BACKGROUND: Although chloroquine, hydroxychloroquine, and quinine are used for a range of medical conditions, recent research suggested a potential role in treating COVID-19. The resultant increase in prescribing was accompanied by an increase in adverse events, including severe toxicity and death. The Extracorporeal Treatments in Poisoning (EXTRIP) workgroup sought to determine the effect of and indications for extracorporeal treatments in cases of poisoning with these drugs. METHODS: We conducted systematic reviews of the literature, screened studies, extracted data, and summarized findings following published EXTRIP methods. RESULTS: A total of 44 studies (three in vitro studies, two animal studies, 28 patient reports or patient series, and 11 pharmacokinetic studies) met inclusion criteria regarding the effect of extracorporeal treatments. Toxicokinetic or pharmacokinetic analysis was available for 61 patients (13 chloroquine, three hydroxychloroquine, and 45 quinine). Clinical data were available for analysis from 38 patients, including 12 with chloroquine toxicity, one with hydroxychloroquine toxicity, and 25 with quinine toxicity. All three drugs were classified as non-dialyzable (not amenable to clinically significant removal by extracorporeal treatments). The available data do not support using extracorporeal treatments in addition to standard care for patients severely poisoned with either chloroquine or quinine (strong recommendation, very low quality of evidence). Although hydroxychloroquine was assessed as being non-dialyzable, the clinical evidence was not sufficient to support a formal recommendation regarding the use of extracorporeal treatments for this drug. CONCLUSIONS: On the basis of our systematic review and analysis, the EXTRIP workgroup recommends against using extracorporeal methods to enhance elimination of these drugs in patients with severe chloroquine or quinine poisoning.


Subject(s)
Chloroquine/poisoning , Coronavirus Infections/drug therapy , Hydroxychloroquine/poisoning , Pneumonia, Viral/drug therapy , Practice Guidelines as Topic , Quinine/poisoning , Renal Dialysis/methods , COVID-19 , Chloroquine/therapeutic use , Coronavirus Infections/complications , Coronavirus Infections/diagnosis , Coronavirus Infections/epidemiology , Female , Humans , Hydroxychloroquine/therapeutic use , Male , Outcome Assessment, Health Care , Pandemics/statistics & numerical data , Pneumonia, Viral/diagnosis , Pneumonia, Viral/epidemiology , Poisoning/therapy , Quinine/therapeutic use , Renal Dialysis/statistics & numerical data , Risk Assessment , United States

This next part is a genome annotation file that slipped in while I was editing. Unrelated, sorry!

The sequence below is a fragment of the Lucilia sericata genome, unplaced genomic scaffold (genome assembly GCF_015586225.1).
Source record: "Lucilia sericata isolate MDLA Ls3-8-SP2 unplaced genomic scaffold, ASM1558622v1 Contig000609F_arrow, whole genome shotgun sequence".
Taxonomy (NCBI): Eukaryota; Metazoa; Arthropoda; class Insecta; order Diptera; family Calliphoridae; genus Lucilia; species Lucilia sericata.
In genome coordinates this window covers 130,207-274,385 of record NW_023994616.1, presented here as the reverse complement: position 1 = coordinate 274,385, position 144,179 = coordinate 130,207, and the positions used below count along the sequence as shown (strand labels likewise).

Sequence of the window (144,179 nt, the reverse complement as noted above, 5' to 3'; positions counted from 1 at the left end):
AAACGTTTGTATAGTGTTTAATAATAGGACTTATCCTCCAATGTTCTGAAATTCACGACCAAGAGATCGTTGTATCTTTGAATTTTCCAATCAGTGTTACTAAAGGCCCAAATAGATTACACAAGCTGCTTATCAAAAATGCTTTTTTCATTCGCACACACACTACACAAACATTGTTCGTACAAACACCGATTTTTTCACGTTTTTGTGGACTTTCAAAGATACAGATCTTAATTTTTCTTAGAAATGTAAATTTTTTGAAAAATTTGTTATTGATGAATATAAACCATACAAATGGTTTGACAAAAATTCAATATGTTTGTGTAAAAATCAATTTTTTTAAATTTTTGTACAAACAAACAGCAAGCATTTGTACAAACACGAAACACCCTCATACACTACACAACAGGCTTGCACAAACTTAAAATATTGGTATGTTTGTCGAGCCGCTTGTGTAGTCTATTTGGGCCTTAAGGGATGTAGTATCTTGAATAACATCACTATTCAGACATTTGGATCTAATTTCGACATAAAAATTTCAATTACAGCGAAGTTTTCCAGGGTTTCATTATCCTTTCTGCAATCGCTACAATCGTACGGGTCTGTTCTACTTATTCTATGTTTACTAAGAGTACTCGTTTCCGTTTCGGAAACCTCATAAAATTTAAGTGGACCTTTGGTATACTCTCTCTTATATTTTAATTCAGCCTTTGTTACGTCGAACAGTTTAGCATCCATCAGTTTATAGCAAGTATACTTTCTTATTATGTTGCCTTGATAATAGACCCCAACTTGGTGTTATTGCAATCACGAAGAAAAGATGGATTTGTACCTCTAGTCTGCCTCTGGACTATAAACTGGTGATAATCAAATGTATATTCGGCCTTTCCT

10.
J Emerg Med ; 60(3): 359-364, 2021 03.
Article in English | MEDLINE | ID: covidwho-894016

ABSTRACT

BACKGROUND: Hydroxychloroquine (HCQ) poisoning is a life-threatening but treatable toxic ingestion. The scale of severe acute respiratory syndrome coronavirus 2 (SARS-CoV-2) infection (COVID-19) and the controversial suggestion that HCQ is a treatment option have led to a significant increase in HCQ use. HCQ poisoning should be at the top-of-mind for emergency providers in cases of toxic ingestion. Treatment for HCQ poisoning includes sodium bicarbonate, epinephrine, and aggressive electrolyte repletion. We highlight the use of hypertonic saline and diazepam. CASE REPORT: We describe the case of a 37-year-old man who presented to the emergency department after the ingestion of approximately 16 g of HCQ tablets (initial serum concentration 4270 ng/mL). He was treated with an epinephrine infusion, hypertonic sodium chloride, high-dose diazepam, sodium bicarbonate, and aggressive potassium repletion. Persistent altered mental status necessitated intubation, and he was managed in the medical intensive care unit until his QRS widening and QTc prolongation resolved. After his mental status improved and it was confirmed that his ingestion was not with the intent to self-harm, he was discharged home with outpatient follow-up. WHY SHOULD AN EMERGENCY PHYSICIAN BE AWARE OF THIS?: For patients presenting with HCQ overdose and an unknown initial serum potassium level, high-dose diazepam and hypertonic sodium chloride should be started immediately for the patient with widened QRS. The choice of hypertonic sodium chloride instead of sodium bicarbonate is to avoid exacerbating underlying hypokalemia which may in turn potentiate unstable dysrhythmia. In addition, early intubation should be a priority in vomiting patients because both HCQ toxicity and high-dose diazepam cause profound sedation.


Subject(s)
COVID-19/drug therapy , Diazepam/therapeutic use , Heart Block/chemically induced , Hydroxychloroquine/poisoning , Hypnotics and Sedatives/therapeutic use , Long QT Syndrome/chemically induced , Poisoning/therapy , Saline Solution, Hypertonic/therapeutic use , Adult , Electrocardiography , Emergency Service, Hospital , Heart Block/therapy , Humans , Long QT Syndrome/therapy , Male , SARS-CoV-2